The new digital Glo.be highlights the efforts Belgium is making abroad to help achieve the Sustainable Development Goals (SDGs). Besides, Glo.be provides background information on the major themes of international collaboration as contained in the SDGs. Because we cannot overlook the fact that international collaboration is more important than ever.
Let it be clear: we have better lives than ever before. We have better food and better houses, we live longer and healthier lives with more time for leisure. Both here and elsewhere in the world, an ever growing number of people can afford a more comfortable life. Over the past quarter-century, 2.6 billion people gained access to safe drinking water and 2.1 billion people could finally use a decent toilet. In spite of the population growth, the percentage of chronically undernourished people decreased from 23.3% (1990-1992) to 12.9% (2014-2016).
589 million out of the 650 million young children attend school. In 1980 nearly 50% of the world population was still illiterate, whereas by 2014 this percentage had decreased to 14%. The situation of girls and women is improving: less child marriages, more girls attending school, more women in parliament…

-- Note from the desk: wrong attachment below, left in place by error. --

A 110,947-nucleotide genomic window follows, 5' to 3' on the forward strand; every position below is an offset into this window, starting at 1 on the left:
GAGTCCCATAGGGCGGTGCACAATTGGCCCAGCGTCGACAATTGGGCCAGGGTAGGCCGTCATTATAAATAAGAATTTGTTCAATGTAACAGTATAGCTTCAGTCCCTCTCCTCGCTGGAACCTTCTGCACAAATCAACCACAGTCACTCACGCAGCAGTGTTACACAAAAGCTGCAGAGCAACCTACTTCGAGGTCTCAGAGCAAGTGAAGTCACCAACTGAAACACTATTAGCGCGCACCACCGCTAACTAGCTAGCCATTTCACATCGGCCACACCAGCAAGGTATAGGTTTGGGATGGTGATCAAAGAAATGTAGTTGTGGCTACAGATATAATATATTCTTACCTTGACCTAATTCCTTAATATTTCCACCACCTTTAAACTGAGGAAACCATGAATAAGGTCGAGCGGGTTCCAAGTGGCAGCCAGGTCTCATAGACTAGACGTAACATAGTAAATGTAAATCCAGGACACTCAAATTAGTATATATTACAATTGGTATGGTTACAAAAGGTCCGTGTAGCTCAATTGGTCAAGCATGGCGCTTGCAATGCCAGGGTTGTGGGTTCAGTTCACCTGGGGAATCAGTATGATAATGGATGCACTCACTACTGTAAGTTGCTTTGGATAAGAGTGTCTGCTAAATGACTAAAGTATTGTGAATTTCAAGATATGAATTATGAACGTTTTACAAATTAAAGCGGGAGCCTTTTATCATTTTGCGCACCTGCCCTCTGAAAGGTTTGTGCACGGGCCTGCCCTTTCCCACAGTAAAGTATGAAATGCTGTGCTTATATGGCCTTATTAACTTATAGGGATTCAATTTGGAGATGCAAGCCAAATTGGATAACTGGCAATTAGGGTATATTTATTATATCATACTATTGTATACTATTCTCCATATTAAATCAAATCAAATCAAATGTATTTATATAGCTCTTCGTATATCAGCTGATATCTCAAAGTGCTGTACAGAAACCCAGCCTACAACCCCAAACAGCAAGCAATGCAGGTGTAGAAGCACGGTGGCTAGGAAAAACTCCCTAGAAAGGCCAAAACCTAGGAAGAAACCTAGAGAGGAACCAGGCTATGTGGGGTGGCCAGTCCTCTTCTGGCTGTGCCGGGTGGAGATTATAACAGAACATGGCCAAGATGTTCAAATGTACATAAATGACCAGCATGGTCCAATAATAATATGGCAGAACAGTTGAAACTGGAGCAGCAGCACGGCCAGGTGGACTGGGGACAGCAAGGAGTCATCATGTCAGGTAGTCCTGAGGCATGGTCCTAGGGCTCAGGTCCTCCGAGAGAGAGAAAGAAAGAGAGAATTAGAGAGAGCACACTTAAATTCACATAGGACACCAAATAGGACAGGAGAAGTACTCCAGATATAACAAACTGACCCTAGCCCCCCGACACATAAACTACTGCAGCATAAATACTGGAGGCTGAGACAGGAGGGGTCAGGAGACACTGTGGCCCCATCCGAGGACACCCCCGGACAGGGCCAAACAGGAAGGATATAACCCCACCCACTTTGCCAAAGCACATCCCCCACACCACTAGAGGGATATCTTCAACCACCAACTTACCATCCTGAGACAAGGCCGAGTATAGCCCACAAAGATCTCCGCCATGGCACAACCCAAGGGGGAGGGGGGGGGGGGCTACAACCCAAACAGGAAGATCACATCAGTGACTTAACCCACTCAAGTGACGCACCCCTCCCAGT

Numerous diseases have less impact. In the course of the past 15 years the number of malaria deaths dropped by half. In 2015 the number of deaths caused by tuberculosis had decreased by 49 million as compared to 2000. The mortality due to measles has dropped by 80% since 1980 and polio has nearly been eradicated. And yes, on a daily basis 3000 people are dying from AIDS, which amounts to half of the mortality ten years ago. To quote just a few figures.
Nonetheless, our world is facing major challenges. The growing world population and the increasing standard of living have an ever growing impact on our planet: our oceans are contaminated with loads of plastic, oil or heavy metals while more and more woods and healthy soils are lost. Climate change risks to undermine the positive achievements with severe drought and floods. New long conflicts have arisen, e.g. in Syria and Yemen. Violent extremism and international terrorism are issues that are hard to address.
Before the industrial revolution inequality was less common than today. As a matter of fact, 94% of the population, throughout the world, was extremely poor and consequently equal. The rising prosperity created more significant disparities, especially in developing countries. Although many are better off nowadays, many others feel ignored by progress. ‘Globalisation’ - the world as one huge market where everyone can be your competitor – is taking away jobs. And for many of us the influx of refugees undermines our identity. Note: Belgium still remains one of the most equal countries in the world.
We cannot turn the clock back: most of the challenges we are facing cannot be solved by an individual country.